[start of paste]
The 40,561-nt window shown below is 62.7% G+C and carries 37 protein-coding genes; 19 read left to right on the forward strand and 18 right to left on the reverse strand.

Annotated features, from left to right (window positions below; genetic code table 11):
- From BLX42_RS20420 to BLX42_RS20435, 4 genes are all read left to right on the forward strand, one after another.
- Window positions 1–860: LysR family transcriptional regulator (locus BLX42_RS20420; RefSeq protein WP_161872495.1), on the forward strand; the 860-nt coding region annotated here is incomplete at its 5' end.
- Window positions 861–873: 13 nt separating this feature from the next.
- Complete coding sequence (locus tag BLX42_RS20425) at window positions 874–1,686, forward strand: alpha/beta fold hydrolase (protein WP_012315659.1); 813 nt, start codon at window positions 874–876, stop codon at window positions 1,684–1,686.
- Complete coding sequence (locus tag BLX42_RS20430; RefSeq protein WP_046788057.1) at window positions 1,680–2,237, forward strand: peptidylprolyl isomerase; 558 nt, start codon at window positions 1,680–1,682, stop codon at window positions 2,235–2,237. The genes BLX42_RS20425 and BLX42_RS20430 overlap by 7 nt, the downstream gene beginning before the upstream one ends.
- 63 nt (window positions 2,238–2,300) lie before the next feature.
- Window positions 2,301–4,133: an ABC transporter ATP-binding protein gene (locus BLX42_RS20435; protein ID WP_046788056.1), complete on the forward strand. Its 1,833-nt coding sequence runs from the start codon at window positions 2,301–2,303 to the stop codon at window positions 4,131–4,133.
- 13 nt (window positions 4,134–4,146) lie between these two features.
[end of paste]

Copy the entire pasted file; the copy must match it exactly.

The 40,561-nt window shown below is 62.7% G+C and carries 37 protein-coding genes; 19 read left to right on the forward strand and 18 right to left on the reverse strand.

Annotated features, from left to right (window positions below; genetic code table 11):
- From BLX42_RS20420 to BLX42_RS20435, 4 genes are all read left to right on the forward strand, one after another.
- Window positions 1–860: LysR family transcriptional regulator (locus BLX42_RS20420; RefSeq protein WP_161872495.1), on the forward strand; the 860-nt coding region annotated here is incomplete at its 5' end.
- Window positions 861–873: 13 nt separating this feature from the next.
- Complete coding sequence (locus tag BLX42_RS20425) at window positions 874–1,686, forward strand: alpha/beta fold hydrolase (protein WP_012315659.1); 813 nt, start codon at window positions 874–876, stop codon at window positions 1,684–1,686.
- Complete coding sequence (locus tag BLX42_RS20430; RefSeq protein WP_046788057.1) at window positions 1,680–2,237, forward strand: peptidylprolyl isomerase; 558 nt, start codon at window positions 1,680–1,682, stop codon at window positions 2,235–2,237. The genes BLX42_RS20425 and BLX42_RS20430 overlap by 7 nt, the downstream gene beginning before the upstream one ends.
- 63 nt (window positions 2,238–2,300) lie before the next feature.
- Window positions 2,301–4,133: an ABC transporter ATP-binding protein gene (locus BLX42_RS20435; protein ID WP_046788056.1), complete on the forward strand. Its 1,833-nt coding sequence runs from the start codon at window positions 2,301–2,303 to the stop codon at window positions 4,131–4,133.
- 13 nt (window positions 4,134–4,146) lie between these two features.